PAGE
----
A good story has an introduction, a buildup of tension, an unforeseen climax, and a resolution. An impactful story includes a lesson to be learned so that the audience can take away more than just a satisfied hunger for some laughs and jaunty tunes. The fantastic stories—Tony-worthy shows—speak to the audience, so they not only walk away with a nice break from stress and responsibilities but are indoctrinated with a fresh perspective on life.
If Dear Evan Hansen were written in the Murphys’ perspective, it would be next to normal. Having directed both musicals on Broadway, that feeling may have crossed Michael Greif’s mind countless times during his current position at the DEH stage. Both shows tackle the issues of mental illness and how it affects the environment surrounding the person suffering. If you take out the music and instruments for a moment and analyze what you’ve got left, they are words you hear every day; words which deal with severe depression, anxiety, manic bipolar, post-traumatic stress, and even schizophrenia.
The takeaway from next to normal is that psychotherapy is mostly guesswork, as evidenced in the song “Who’s Crazy/My Psychopharmacologist and I” by Tom Kitt and Brian Yorkey. Often it may help, but when each session ends up in another miss, then—much like physical diagnostic medicine—one method of treatment is attempted. If that either does nothing or worsens the situation, go with a different course. If that doesn’t work, you try again until…the agony just stops. That was the underlying goal, and it has been achieved.
The thing about mental illness, however, is that not only is the struggle unable to be seen by man or any kind of brain scan, but that kind of pain never ends. There are good days, which you cherish because when the bad days hit you need something good to hold onto. Otherwise, you find yourself in Connor Murphy’s contemplation.
What was interesting about Connor’s story in Dear Evan Hansen—besides the fact that his was a mere catalyst of the protagonist’s journey—is we never find out what triggered his final moment. What was the last straw, which drove him to end his own life? These questions are frustrating to try and answer because it reflects how the living deal with a loved one who chose to end their own suffering. In the YA novel of this story, released by the creators of the Broadway show, only partially written in Connor’s perspective, he explained more in depth as to why he felt there was no other way out: he was all alone in his own world. His family wanted to help him, but disagreed on how to go about treatment, which contributed to the amount of tension in the environment, and that certainly did not help Connor’s chemical imbalance.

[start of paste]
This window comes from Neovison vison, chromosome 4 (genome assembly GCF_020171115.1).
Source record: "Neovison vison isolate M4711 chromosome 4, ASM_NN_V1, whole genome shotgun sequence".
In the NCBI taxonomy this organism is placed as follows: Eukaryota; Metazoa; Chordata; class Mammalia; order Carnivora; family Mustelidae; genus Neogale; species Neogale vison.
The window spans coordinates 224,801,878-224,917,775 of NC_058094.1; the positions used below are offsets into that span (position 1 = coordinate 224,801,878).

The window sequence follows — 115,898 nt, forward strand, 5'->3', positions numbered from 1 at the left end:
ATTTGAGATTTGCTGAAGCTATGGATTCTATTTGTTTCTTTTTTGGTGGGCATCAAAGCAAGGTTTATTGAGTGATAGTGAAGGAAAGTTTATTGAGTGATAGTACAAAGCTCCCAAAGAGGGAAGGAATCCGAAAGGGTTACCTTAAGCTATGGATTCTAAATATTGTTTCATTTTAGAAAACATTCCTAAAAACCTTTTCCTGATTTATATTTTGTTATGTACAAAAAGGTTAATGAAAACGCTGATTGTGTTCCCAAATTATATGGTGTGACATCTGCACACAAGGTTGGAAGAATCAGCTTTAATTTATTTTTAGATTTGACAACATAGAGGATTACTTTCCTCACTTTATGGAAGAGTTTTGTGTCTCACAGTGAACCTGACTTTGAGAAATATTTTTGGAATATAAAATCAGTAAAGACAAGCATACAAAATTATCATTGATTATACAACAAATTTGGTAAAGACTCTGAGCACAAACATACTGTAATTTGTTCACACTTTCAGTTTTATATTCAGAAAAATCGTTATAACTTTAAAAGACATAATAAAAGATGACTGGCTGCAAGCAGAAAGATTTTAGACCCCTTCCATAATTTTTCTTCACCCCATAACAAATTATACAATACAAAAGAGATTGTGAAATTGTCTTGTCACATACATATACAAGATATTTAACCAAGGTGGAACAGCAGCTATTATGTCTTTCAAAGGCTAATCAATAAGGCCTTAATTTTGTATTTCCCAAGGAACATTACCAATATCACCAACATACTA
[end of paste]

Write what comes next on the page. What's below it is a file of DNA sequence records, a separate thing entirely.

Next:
next to normal proved that being treated for a mental illness is a shot in the dark. There were a lot of unanswered questions at the end, but not in a way that they would be considered plot holes. The fate of this family is in the air because the finale was not the end for them; their story, next to normal, was finished, but the struggle continues after the last chord of the show because that is the reality; it never ends. And, to this day, Dear Evan Hansen continues to show that “every time that you call out, you’re a little less alone.” The first step is admitting you need help. Next is finding someone who understands your pain. Not even someone who wants to fix it, like a therapist who needs to pay rent; find someone who knows what you’re going through because that alone can help you breathe a little easier.
Everyone appreciates a good story: it can be uplifting, powerful, or just be a good break from your chaotic, day-to-day life. The ones that you would keep in your heart forever though are the tales you will want to look back on and cherish. Because of next to normal, I know that therapy may not work for me, and that’s fine because there are other options out there. Because of Dear Evan Hansen, I know that there is an entire community determined to fight against the stigma of mental illness, and as someone who faces this disease myself, I will join the crusade.